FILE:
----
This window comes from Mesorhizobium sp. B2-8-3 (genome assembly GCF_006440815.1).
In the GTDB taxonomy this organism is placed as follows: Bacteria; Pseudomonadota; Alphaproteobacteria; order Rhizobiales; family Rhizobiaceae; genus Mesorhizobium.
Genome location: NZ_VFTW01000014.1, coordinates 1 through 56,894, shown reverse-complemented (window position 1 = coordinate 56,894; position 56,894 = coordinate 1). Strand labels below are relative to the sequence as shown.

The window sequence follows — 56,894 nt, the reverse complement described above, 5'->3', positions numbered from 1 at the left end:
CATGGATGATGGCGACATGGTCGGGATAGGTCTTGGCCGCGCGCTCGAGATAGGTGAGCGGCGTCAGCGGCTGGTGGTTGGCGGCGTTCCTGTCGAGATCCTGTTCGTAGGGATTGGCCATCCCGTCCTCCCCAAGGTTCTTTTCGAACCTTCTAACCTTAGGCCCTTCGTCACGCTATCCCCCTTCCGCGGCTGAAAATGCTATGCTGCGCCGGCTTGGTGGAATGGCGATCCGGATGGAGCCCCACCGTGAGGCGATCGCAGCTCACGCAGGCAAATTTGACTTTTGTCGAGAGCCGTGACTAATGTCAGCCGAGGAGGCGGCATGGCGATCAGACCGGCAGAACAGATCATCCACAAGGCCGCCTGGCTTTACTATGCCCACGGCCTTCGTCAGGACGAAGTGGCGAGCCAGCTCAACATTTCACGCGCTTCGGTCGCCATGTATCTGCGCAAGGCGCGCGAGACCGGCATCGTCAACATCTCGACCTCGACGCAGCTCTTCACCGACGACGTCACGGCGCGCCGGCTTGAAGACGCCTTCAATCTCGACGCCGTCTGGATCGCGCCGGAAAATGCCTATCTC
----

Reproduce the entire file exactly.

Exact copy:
This window comes from Mesorhizobium sp. B2-8-3 (genome assembly GCF_006440815.1).
In the GTDB taxonomy this organism is placed as follows: Bacteria; Pseudomonadota; Alphaproteobacteria; order Rhizobiales; family Rhizobiaceae; genus Mesorhizobium.
Genome location: NZ_VFTW01000014.1, coordinates 1 through 56,894, shown reverse-complemented (window position 1 = coordinate 56,894; position 56,894 = coordinate 1). Strand labels below are relative to the sequence as shown.

The window sequence follows — 56,894 nt, the reverse complement described above, 5'->3', positions numbered from 1 at the left end:
CATGGATGATGGCGACATGGTCGGGATAGGTCTTGGCCGCGCGCTCGAGATAGGTGAGCGGCGTCAGCGGCTGGTGGTTGGCGGCGTTCCTGTCGAGATCCTGTTCGTAGGGATTGGCCATCCCGTCCTCCCCAAGGTTCTTTTCGAACCTTCTAACCTTAGGCCCTTCGTCACGCTATCCCCCTTCCGCGGCTGAAAATGCTATGCTGCGCCGGCTTGGTGGAATGGCGATCCGGATGGAGCCCCACCGTGAGGCGATCGCAGCTCACGCAGGCAAATTTGACTTTTGTCGAGAGCCGTGACTAATGTCAGCCGAGGAGGCGGCATGGCGATCAGACCGGCAGAACAGATCATCCACAAGGCCGCCTGGCTTTACTATGCCCACGGCCTTCGTCAGGACGAAGTGGCGAGCCAGCTCAACATTTCACGCGCTTCGGTCGCCATGTATCTGCGCAAGGCGCGCGAGACCGGCATCGTCAACATCTCGACCTCGACGCAGCTCTTCACCGACGACGTCACGGCGCGCCGGCTTGAAGACGCCTTCAATCTCGACGCCGTCTGGATCGCGCCGGAAAATGCCTATCTC